Book World: 10 books to read in April

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We are all so ready for spring this year. Publishers are, too, which might explain why April is front-loaded with so many big books, including biographies, essays, short stories and knockout novels.

“I don’t want you to rehabilitate me,” Roth told Bailey, his appointed biographer. “Just make me interesting.” “Be careful what you wish for” is the adage that comes to mind while reading this intimate and impeccably researched book about a famous novelist whose life and work each have their peaks and valleys.

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“We Are Each Other’s Harvest: Celebrating African American Farmers, Land, and Legacy,” by Natalie Baszile (April 6)

Through essays, poems, memories and more, the author of the acclaimed novel “Queen Sugar” (adapted for TV by Ava DuVernay) weaves together powerful stories about farmers of color that focus on their survival, pride and cultivation.

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“The Hard Crowd: Essays 2000-2020,” by Rachel Kushner (April 6)

If you want to ride in a famous motorcycle race, then hang out with Keith Richards in 1990s San Francisco and finally consider the work of Marguerite Duras – and who wouldn’t? – all you have to do is pick up this wide-ranging book of journalism from the novelist behind “The Flamethrowers.”

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“First Person Singular: Stories,” by Haruki Murakami (April 6)

Murakami, ever droll, has put together eight stories told through the first-person singular perspective. But while it’s a conceit, in the hands of Murakami, it’s also the means to inspiring ends, thanks to its memorable voices – including a talking monkey who walks into a spa.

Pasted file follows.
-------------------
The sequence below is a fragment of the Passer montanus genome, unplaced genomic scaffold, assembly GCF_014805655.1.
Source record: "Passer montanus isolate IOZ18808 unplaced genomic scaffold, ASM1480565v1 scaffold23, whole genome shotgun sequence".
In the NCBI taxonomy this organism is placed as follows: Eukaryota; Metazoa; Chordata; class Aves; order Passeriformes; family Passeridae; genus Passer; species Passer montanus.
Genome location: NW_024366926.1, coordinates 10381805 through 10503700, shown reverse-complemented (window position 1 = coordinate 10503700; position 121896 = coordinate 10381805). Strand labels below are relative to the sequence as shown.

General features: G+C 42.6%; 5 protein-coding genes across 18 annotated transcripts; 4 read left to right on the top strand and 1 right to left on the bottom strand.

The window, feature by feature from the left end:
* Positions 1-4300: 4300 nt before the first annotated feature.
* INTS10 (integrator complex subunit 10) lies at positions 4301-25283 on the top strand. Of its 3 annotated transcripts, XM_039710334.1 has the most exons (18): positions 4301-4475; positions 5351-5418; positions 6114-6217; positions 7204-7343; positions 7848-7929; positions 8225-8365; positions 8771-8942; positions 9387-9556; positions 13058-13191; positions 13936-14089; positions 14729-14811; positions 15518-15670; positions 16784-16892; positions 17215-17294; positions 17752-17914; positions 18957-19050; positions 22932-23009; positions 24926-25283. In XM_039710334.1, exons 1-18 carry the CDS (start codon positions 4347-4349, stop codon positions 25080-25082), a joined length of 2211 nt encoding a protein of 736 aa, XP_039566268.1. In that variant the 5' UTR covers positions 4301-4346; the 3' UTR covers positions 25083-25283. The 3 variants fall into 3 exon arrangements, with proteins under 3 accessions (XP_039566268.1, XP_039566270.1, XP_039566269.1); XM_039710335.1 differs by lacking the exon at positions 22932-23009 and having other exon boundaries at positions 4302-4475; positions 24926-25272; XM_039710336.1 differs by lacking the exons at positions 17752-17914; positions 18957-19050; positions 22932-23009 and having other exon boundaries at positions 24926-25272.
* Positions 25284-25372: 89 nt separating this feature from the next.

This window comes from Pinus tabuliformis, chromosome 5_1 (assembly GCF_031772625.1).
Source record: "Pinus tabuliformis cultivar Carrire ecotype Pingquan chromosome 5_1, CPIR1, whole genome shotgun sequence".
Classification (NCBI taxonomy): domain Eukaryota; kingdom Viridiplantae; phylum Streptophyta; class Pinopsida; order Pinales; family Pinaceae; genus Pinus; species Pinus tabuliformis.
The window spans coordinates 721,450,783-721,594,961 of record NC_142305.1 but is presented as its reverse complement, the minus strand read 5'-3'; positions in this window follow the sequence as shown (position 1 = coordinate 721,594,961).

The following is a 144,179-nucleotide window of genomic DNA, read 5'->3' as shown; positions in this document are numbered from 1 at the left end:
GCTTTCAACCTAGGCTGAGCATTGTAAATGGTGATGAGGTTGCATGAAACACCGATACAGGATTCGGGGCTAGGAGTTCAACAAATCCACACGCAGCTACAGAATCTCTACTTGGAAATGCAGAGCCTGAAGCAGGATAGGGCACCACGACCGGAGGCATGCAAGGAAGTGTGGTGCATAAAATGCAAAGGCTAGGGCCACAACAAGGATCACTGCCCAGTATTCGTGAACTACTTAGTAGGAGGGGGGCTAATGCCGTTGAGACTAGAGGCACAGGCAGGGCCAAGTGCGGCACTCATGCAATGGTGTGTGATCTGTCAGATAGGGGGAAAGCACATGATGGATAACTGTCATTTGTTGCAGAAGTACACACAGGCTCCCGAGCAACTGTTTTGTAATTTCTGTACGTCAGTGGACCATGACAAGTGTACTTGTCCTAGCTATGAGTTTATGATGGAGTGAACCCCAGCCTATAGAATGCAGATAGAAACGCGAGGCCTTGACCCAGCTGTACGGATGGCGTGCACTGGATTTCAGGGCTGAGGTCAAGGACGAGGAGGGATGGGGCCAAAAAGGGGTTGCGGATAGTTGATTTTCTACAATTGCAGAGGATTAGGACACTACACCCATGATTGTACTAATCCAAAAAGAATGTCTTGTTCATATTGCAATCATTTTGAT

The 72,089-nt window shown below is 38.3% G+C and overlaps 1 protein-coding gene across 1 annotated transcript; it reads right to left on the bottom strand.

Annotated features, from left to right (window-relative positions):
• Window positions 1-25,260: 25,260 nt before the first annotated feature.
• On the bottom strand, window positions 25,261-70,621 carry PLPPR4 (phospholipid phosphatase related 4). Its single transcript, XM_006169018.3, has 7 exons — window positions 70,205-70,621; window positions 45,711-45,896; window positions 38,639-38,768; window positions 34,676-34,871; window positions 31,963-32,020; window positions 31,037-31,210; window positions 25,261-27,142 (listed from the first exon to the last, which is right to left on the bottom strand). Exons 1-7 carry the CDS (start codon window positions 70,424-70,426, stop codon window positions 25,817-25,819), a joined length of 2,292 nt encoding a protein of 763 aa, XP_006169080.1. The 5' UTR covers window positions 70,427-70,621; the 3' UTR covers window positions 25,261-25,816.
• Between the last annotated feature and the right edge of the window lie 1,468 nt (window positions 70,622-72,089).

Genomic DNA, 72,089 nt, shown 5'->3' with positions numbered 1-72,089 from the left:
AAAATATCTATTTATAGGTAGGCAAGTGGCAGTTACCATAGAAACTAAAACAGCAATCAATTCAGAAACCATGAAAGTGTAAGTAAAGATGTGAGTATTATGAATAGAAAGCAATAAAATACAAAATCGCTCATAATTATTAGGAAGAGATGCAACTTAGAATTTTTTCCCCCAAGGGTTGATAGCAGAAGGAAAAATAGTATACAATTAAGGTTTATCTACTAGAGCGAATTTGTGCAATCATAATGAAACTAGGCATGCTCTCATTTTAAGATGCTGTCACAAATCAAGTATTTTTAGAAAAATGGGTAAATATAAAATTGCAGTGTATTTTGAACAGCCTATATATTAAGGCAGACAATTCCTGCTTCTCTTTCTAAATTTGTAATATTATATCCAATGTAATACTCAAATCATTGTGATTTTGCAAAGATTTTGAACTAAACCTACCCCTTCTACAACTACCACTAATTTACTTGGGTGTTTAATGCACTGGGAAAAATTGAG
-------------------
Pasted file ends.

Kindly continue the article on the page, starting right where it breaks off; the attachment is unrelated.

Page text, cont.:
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“Peaces: A Novel,” by Helen Oyeyemi (April 6)

Otto and Xavier embark, with their pet mongoose, on a sleeper train called the Lucky Day. At first, it seems luxurious. But things become surreal quickly, making Oyeyemi’s locomotive the weirdest since “Snowpiercer.”

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“Hummingbird Salamander: A Novel,” by Jeff VanderMeer (April 6)

If you thought Rumaan Alam’s apocalyptic “Leave the World Behind” was too creepy, perhaps you shouldn’t read VanderMeer’s new speculative thriller, in which a woman called Jane Smith receives a note and a key from a dead eco-terrorist. No spoilers, but it’s safe to say the fate of the world is at stake, and you won’t look up even once while you’re reading.

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“The Night Always Comes: A Novel,” by Willy Vlautin (April 6)

Vlautin’s sixth novel rewards fans of his slow, careful style in an intense story about gentrification in Portland, Ore. Lynette wants to buy the small house she shares with her mother and developmentally challenged brother, but she doesn’t have quite enough money. Over two days and two nights, she courts danger in her attempt to forge a secure life.

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“Early Morning Riser: A Novel,” by Katherine Heiny (April 13)

Heiny’s hilarious novel spans two decades in the life of small-town Michiganders. Jane moves to Boyne City in 2002 to teach second grade, and soon her life includes a mandolin-happy best friend, a husband, two daughters and a responsibility she could never have imagined. It’s a special book, one to savor.

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“The Free World: Art and Thought in the Cold War,” by Louis Menand (April 20)

Menand, a critic for the New Yorker, reminds us that even in the midst of conflict, we create. As the United States played push-me-pull-you with the Soviet Union, artists and thinkers exchanged ideas across continents, from Elvis and the Beatles to Hannah Arendt and Betty Friedan.

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“Antitrust: Taking on Monopoly Power from the Gilded Age to the Digital Age,” by Amy Klobuchar (April 27)

As chair of the Senate Judiciary subcommittee on competition policy, antitrust and consumer rights, Klobuchar (D-Minn.) puts forth proposals to strengthen antitrust enforcement. Her book uses U.S. history to show how a skewed marketplace can hurt consumer wallets as well as stifle progress and innovation.

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Bethanne Patrick is the editor, most recently, of “The Books That Changed My Life: Reflections by 100 Authors, Actors, Musicians and Other Remarkable People.”

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